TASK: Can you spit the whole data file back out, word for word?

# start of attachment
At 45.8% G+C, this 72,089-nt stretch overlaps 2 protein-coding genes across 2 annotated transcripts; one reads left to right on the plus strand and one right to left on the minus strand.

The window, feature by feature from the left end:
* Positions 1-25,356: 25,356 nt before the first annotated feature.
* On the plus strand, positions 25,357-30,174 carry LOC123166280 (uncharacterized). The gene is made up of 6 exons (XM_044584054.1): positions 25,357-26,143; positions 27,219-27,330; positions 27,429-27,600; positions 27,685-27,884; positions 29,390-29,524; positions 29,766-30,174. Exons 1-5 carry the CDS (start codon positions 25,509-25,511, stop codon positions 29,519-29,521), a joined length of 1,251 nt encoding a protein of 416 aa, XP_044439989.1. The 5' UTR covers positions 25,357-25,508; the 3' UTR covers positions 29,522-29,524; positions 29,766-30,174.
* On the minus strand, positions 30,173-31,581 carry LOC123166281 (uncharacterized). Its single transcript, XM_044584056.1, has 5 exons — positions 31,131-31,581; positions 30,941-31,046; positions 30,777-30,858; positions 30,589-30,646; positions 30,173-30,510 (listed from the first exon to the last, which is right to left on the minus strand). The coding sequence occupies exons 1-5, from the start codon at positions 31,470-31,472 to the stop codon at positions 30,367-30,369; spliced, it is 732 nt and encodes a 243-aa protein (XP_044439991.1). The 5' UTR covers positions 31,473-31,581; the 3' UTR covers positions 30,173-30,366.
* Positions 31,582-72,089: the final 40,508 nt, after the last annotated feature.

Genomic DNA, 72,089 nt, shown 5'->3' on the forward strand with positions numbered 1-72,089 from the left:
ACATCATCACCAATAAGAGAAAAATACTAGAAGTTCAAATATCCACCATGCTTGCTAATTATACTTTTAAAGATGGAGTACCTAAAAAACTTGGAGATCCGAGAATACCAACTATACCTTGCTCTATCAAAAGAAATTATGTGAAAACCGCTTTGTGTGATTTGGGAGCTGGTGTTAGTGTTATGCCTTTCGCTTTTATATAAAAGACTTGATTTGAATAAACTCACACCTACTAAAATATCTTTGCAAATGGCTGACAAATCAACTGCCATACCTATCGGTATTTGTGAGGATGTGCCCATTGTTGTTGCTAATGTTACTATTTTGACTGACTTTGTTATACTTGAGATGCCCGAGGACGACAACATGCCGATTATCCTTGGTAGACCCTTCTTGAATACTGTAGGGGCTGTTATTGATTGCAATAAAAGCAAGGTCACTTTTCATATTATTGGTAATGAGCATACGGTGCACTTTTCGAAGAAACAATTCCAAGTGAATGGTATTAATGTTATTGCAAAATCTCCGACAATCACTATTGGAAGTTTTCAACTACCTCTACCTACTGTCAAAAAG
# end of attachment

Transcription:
At 45.8% G+C, this 72,089-nt stretch overlaps 2 protein-coding genes across 2 annotated transcripts; one reads left to right on the plus strand and one right to left on the minus strand.

The window, feature by feature from the left end:
* Positions 1-25,356: 25,356 nt before the first annotated feature.
* On the plus strand, positions 25,357-30,174 carry LOC123166280 (uncharacterized). The gene is made up of 6 exons (XM_044584054.1): positions 25,357-26,143; positions 27,219-27,330; positions 27,429-27,600; positions 27,685-27,884; positions 29,390-29,524; positions 29,766-30,174. Exons 1-5 carry the CDS (start codon positions 25,509-25,511, stop codon positions 29,519-29,521), a joined length of 1,251 nt encoding a protein of 416 aa, XP_044439989.1. The 5' UTR covers positions 25,357-25,508; the 3' UTR covers positions 29,522-29,524; positions 29,766-30,174.
* On the minus strand, positions 30,173-31,581 carry LOC123166281 (uncharacterized). Its single transcript, XM_044584056.1, has 5 exons — positions 31,131-31,581; positions 30,941-31,046; positions 30,777-30,858; positions 30,589-30,646; positions 30,173-30,510 (listed from the first exon to the last, which is right to left on the minus strand). The coding sequence occupies exons 1-5, from the start codon at positions 31,470-31,472 to the stop codon at positions 30,367-30,369; spliced, it is 732 nt and encodes a 243-aa protein (XP_044439991.1). The 5' UTR covers positions 31,473-31,581; the 3' UTR covers positions 30,173-30,366.
* Positions 31,582-72,089: the final 40,508 nt, after the last annotated feature.

Genomic DNA, 72,089 nt, shown 5'->3' on the forward strand with positions numbered 1-72,089 from the left:
ACATCATCACCAATAAGAGAAAAATACTAGAAGTTCAAATATCCACCATGCTTGCTAATTATACTTTTAAAGATGGAGTACCTAAAAAACTTGGAGATCCGAGAATACCAACTATACCTTGCTCTATCAAAAGAAATTATGTGAAAACCGCTTTGTGTGATTTGGGAGCTGGTGTTAGTGTTATGCCTTTCGCTTTTATATAAAAGACTTGATTTGAATAAACTCACACCTACTAAAATATCTTTGCAAATGGCTGACAAATCAACTGCCATACCTATCGGTATTTGTGAGGATGTGCCCATTGTTGTTGCTAATGTTACTATTTTGACTGACTTTGTTATACTTGAGATGCCCGAGGACGACAACATGCCGATTATCCTTGGTAGACCCTTCTTGAATACTGTAGGGGCTGTTATTGATTGCAATAAAAGCAAGGTCACTTTTCATATTATTGGTAATGAGCATACGGTGCACTTTTCGAAGAAACAATTCCAAGTGAATGGTATTAATGTTATTGCAAAATCTCCGACAATCACTATTGGAAGTTTTCAACTACCTCTACCTACTGTCAAAAAG